I am going to Quebec (via a four day stopover in Toronto) for a conference in Rimouski (CMOS – cdn meteorlogical and oceanographic society annual congress). I’m excited to see how much french I can still speak, since I’ve moved out west my vocabulary has definately diminished and I wonder how quickly I’ll get it back again. It should be a great, I’m sharing an apartment at the university there with a couple girls from Victoria that I really like and a woman from the Canadian Ice Service (my preferred eventual employer once I finish up this here) is going to be there too and she’s fun to party with. I love conferences in Canada, they are not intimidating the same way as an international conference can be. I’m also really happy with the current state of my work, and I’m at a good point to go and get feedback from other researchers.

A fellow scientist and I have been having a discussion about one-track vs multi track minds.This is mine:

Current track list
Track 1: C
Track 2: friggan model thermal stuff not working
Track 3: conference coming up
Track 4: weekend plans
Track 5: coffee (also always on although at 2pm it switches to beer)
Track 6: why is my friggan model not working?

Here’s a selection of his (can’t post them all ’cause I didn’t ask him if I could):
1. mmm… ****** his girl’s name was here
2. mmm… coffee
3. mmm… chocolate-chip brownie
5. mmm… beer
6. hey it’s sunny… yay
8. hey cute blonde walking by my window
9. how can I procrastinate next?
10. work… ahh, it’ll sort itself out
11. hey, another cutie outside
12. mmm… ******
13. Hang on, where did coffee go?
16. 7 days til Star Wars

what are your tracks today?

and finally, all of your cats are cute okay?

i know it’s right

when my boy goes to europe and brings me back an awesome pencil as a souvenir. As a child I used to collect blank journal books, take them off the shelf and feel their pages, and dream about the adventures I’d record in them. I had a cheap fountain pen from a drugstore stationary section and I would write for hours practicing making my letters on the page look as beautiful as I wanted the content to be. In fact, that’s my only problem with the growth of computers, I don’t have the control to minutely adjust the font to suit the particular tone of what I write.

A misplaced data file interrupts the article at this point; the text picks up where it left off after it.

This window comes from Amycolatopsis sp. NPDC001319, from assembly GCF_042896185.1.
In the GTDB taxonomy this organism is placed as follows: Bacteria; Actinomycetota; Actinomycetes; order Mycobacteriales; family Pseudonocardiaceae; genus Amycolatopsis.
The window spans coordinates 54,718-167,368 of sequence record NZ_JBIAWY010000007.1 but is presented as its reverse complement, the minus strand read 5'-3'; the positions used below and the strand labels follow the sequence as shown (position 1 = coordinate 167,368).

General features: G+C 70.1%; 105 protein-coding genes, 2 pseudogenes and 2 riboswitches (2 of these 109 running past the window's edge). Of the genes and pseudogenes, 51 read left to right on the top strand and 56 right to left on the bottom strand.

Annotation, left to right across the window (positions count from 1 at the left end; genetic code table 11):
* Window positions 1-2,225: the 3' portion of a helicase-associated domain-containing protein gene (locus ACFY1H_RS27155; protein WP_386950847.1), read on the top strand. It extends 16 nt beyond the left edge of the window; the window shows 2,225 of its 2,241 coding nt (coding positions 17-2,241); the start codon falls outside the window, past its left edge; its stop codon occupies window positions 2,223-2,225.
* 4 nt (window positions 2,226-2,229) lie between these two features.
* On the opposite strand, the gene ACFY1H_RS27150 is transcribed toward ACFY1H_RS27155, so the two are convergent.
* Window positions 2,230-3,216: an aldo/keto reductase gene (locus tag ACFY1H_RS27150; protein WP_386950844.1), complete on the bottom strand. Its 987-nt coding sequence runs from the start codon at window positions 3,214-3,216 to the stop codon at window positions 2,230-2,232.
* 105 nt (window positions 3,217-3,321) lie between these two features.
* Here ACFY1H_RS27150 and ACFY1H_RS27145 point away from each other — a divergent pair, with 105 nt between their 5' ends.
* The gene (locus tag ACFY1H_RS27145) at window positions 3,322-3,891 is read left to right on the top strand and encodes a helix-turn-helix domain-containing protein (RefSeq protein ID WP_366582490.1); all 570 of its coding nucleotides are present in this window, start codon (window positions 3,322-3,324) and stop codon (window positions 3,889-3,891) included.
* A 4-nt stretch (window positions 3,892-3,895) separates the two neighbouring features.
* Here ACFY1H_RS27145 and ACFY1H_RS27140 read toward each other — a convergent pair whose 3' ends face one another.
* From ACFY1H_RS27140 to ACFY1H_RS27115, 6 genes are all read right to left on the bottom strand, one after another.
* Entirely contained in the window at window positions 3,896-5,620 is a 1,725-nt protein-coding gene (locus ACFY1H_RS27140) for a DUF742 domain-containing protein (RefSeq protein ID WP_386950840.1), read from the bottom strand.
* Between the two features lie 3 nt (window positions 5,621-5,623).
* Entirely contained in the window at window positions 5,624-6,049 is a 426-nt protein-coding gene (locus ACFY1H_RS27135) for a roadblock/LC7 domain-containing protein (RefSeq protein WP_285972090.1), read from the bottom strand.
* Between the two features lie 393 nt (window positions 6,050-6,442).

I purchased my first good pen less than a year ago while we were on vacation in salzburg, austria. It’s the fountain pen version of this pencil, in sleek dark blue with a medium nib. Just writing with it made my words seem more authentic, more special, and a huge part of that was where I was and who I was with when I purchased it. The fact that cory has added to my set with the pencil is, for me, very romantic.

the quickest way to my heart

family loyalty

I’m not really a canucks fan. Sure I want the canucks to win, but in that last game when we lost to Detroit my heart didn’t jump through my throat and my tummy didn’t feel ill. The truth is, I grew up in toronto and my heart belongs to the leafs.

Last night I was sitting at home waiting for the third period to start and I called my dad. (Do not call my father while the game is actually on, he will not answer the phone). He was sitting watching the game with my mom, brother and his girlfriend Rochelle (guess I should edit the ‘us’ page and get her name up there since they just moved in together and she’s basically family). Anyways, he suggested that I get a glass of scotch to sip while watching the third period. Like the dutiful daughter I am, I poured out the last of the Glenmorangie (it was a small glass, don’t worry). Then the period started and Dad hung up…

I was sitting there in my apartment watching this game all by myself and starting to freak out a bit, especially when the islanders made it a one goal game. All of a sudden, I needed to talk to someone – so I called my grandparents who I knew would be watching the game on TV and have a phone by the TV and love me sooo much that I knew they’d stay on the line with me while the game finished up. Bompa got the phone and we kinda sat there in silence, then Nana took it as an excuse to leave the room and went on the phone in the kitchen where she could kind of see the game on the TV and could get our commentary too. She’s got angina and she worries that when the games get too intense it could bring on a bad angina attack so I don’t think she minds stepping away from it a bit. We spent the last few minutes of the game agonizing together until the Leafs got that empty net goal in the last 30 seconds and sealed the win- then I got off the phone. The thing is, no matter how much I cheer for the Canucks, I will never have that same depth of feeling that I have for the Leafs. I will never have that connection that I had last night where my whole family is all watching the same team and caring so much about the results. for us the Leafs really are a family loyalty, and I’ll be watching against Ottawa in the next round.